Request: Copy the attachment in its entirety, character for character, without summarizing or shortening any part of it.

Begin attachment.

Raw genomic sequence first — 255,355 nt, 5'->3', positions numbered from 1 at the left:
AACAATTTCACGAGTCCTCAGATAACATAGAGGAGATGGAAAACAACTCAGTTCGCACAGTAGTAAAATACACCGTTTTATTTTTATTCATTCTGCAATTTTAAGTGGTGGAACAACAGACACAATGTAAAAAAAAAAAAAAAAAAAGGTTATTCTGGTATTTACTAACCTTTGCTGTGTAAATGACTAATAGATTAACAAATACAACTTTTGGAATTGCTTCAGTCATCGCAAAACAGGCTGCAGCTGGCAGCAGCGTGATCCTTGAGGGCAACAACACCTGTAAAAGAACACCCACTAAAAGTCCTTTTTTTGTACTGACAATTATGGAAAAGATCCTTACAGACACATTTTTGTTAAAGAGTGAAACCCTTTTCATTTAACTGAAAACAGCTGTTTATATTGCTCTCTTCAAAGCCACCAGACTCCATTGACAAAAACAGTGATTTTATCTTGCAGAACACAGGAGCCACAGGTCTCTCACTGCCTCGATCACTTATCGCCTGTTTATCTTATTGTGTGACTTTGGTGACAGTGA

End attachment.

Raw genomic sequence first — 255,355 nt, 5'->3', positions numbered from 1 at the left:
AACAATTTCACGAGTCCTCAGATAACATAGAGGAGATGGAAAACAACTCAGTTCGCACAGTAGTAAAATACACCGTTTTATTTTTATTCATTCTGCAATTTTAAGTGGTGGAACAACAGACACAATGTAAAAAAAAAAAAAAAAAAAGGTTATTCTGGTATTTACTAACCTTTGCTGTGTAAATGACTAATAGATTAACAAATACAACTTTTGGAATTGCTTCAGTCATCGCAAAACAGGCTGCAGCTGGCAGCAGCGTGATCCTTGAGGGCAACAACACCTGTAAAAGAACACCCACTAAAAGTCCTTTTTTTGTACTGACAATTATGGAAAAGATCCTTACAGACACATTTTTGTTAAAGAGTGAAACCCTTTTCATTTAACTGAAAACAGCTGTTTATATTGCTCTCTTCAAAGCCACCAGACTCCATTGACAAAAACAGTGATTTTATCTTGCAGAACACAGGAGCCACAGGTCTCTCACTGCCTCGATCACTTATCGCCTGTTTATCTTATTGTGTGACTTTGGTGACAGTGA